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Prevalence of Obesity Remains High in the United States

No significant changes in prevalence of obesity in youth or adults between 2003-2004 and 2011-2012

THURSDAY, Feb. 27, 2014 (HealthDay News) -- The prevalence of obesity among youth or adults in the United States did not change significantly between 2003-2004 and 2011-2012, according to research published in the Feb. 26 issue of the Journal of the American Medical Association.

Cynthia L. Ogden, Ph.D., of the U.S. Centers for Disease Control and Prevention in Hyattsville, Md., and colleagues analyzed data from the National Health and Nutrition Examination Survey to identify trends in childhood and adult obesity.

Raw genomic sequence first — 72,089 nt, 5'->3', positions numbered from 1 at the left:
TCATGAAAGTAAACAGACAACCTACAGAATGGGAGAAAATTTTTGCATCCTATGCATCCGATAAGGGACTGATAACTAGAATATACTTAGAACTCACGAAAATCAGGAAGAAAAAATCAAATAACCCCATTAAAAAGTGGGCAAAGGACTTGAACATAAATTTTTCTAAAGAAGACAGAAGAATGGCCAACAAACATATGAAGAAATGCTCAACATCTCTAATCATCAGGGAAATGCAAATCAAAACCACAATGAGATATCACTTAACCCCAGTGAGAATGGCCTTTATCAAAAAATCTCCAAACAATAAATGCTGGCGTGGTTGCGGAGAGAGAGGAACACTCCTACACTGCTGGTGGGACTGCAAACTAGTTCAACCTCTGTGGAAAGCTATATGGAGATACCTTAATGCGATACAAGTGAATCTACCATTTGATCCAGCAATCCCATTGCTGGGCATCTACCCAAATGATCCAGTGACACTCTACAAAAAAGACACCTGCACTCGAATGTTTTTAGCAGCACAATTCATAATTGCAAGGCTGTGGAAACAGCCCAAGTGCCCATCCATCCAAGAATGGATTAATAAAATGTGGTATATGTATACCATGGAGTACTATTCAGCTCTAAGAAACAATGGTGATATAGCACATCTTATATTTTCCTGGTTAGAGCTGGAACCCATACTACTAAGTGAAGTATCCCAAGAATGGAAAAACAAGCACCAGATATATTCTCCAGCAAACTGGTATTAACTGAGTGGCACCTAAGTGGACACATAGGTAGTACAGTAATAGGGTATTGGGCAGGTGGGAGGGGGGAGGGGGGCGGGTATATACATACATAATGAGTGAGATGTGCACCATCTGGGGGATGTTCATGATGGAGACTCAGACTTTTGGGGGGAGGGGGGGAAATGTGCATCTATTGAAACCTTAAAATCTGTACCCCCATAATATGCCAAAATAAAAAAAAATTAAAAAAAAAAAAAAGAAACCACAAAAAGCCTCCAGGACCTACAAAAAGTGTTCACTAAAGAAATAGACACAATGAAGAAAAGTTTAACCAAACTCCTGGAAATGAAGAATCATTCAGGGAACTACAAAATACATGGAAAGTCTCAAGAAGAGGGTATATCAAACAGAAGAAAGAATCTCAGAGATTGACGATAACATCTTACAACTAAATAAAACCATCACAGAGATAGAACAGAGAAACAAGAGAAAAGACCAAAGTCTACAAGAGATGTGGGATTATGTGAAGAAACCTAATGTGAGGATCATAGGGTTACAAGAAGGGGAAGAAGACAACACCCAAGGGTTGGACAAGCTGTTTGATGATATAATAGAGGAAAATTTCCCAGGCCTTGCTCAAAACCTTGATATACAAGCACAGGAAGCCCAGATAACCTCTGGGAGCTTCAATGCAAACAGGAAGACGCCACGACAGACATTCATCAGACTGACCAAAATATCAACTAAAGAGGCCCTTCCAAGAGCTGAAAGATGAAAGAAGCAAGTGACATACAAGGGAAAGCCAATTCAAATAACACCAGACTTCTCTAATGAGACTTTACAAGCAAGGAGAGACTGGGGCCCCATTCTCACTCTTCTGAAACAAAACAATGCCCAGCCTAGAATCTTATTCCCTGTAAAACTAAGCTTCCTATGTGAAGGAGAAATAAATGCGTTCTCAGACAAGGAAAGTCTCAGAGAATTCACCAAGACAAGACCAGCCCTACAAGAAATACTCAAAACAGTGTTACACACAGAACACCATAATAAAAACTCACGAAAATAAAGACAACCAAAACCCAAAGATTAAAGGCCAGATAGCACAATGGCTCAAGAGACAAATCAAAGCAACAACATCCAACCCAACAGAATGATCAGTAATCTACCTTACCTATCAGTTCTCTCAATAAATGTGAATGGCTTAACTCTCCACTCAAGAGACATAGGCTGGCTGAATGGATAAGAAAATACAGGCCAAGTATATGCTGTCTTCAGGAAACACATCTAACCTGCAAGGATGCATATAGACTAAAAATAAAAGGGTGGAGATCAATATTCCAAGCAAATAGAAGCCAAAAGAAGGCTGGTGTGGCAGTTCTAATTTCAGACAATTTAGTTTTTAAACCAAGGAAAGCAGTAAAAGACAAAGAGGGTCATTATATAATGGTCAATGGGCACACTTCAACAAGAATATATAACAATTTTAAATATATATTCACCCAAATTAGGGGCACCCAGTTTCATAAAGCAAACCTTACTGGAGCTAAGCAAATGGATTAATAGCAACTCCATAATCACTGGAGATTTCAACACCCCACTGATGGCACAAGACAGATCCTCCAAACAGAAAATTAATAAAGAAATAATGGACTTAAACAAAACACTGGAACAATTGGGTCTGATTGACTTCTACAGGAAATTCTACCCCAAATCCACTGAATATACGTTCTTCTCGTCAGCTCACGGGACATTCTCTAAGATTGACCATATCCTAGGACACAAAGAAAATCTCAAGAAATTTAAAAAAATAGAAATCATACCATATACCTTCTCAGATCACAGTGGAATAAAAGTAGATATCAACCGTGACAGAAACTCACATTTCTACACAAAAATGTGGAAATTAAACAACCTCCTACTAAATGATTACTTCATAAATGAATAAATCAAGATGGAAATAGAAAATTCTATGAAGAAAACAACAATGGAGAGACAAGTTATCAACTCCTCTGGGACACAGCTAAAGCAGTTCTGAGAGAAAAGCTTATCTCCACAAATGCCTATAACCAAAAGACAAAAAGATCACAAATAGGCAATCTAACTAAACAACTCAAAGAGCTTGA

The researchers found that, for 2011 to 2012, 8.1 percent of infants and toddlers had high weight for recumbent length; 16.9 percent of those aged 2 to 19 years and 34.9 percent of those aged 20 years or older were obese. High weight for recumbent length in infants and toddlers, and obesity in youth or adults, did not change significantly from 2003-2004 to 2011-2012. Significant changes included a decrease in obesity from 13.9 to 8.4 percent among children aged 2 to 5 years, and an increase in obesity from 31.5 to 38.1 percent among women 60 years of age or older.

"Obesity prevalence remains high and thus it is important to continue surveillance," the authors write.

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